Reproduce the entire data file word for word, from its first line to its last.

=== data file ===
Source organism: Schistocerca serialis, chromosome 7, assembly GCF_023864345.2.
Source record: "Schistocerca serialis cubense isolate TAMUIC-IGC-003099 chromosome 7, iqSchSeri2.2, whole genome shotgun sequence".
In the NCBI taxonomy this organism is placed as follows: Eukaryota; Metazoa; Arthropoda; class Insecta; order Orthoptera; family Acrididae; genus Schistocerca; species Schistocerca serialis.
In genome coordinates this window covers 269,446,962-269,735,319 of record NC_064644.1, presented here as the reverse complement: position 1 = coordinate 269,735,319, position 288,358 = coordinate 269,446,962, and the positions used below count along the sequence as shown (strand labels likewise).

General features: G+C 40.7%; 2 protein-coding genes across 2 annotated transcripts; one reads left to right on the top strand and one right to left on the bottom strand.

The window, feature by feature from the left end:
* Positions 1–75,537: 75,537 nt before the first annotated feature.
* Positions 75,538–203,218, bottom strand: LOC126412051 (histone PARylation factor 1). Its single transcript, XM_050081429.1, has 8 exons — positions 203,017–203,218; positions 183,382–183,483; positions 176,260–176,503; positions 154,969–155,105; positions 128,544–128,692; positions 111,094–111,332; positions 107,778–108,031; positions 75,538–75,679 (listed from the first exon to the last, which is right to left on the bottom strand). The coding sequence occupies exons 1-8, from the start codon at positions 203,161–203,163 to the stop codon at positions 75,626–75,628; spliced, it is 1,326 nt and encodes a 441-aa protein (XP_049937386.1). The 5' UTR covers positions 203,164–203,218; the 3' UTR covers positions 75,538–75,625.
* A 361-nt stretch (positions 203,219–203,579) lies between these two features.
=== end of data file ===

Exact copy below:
Source organism: Schistocerca serialis, chromosome 7, assembly GCF_023864345.2.
Source record: "Schistocerca serialis cubense isolate TAMUIC-IGC-003099 chromosome 7, iqSchSeri2.2, whole genome shotgun sequence".
In the NCBI taxonomy this organism is placed as follows: Eukaryota; Metazoa; Arthropoda; class Insecta; order Orthoptera; family Acrididae; genus Schistocerca; species Schistocerca serialis.
In genome coordinates this window covers 269,446,962-269,735,319 of record NC_064644.1, presented here as the reverse complement: position 1 = coordinate 269,735,319, position 288,358 = coordinate 269,446,962, and the positions used below count along the sequence as shown (strand labels likewise).

General features: G+C 40.7%; 2 protein-coding genes across 2 annotated transcripts; one reads left to right on the top strand and one right to left on the bottom strand.

The window, feature by feature from the left end:
* Positions 1–75,537: 75,537 nt before the first annotated feature.
* Positions 75,538–203,218, bottom strand: LOC126412051 (histone PARylation factor 1). Its single transcript, XM_050081429.1, has 8 exons — positions 203,017–203,218; positions 183,382–183,483; positions 176,260–176,503; positions 154,969–155,105; positions 128,544–128,692; positions 111,094–111,332; positions 107,778–108,031; positions 75,538–75,679 (listed from the first exon to the last, which is right to left on the bottom strand). The coding sequence occupies exons 1-8, from the start codon at positions 203,161–203,163 to the stop codon at positions 75,626–75,628; spliced, it is 1,326 nt and encodes a 441-aa protein (XP_049937386.1). The 5' UTR covers positions 203,164–203,218; the 3' UTR covers positions 75,538–75,625.
* A 361-nt stretch (positions 203,219–203,579) lies between these two features.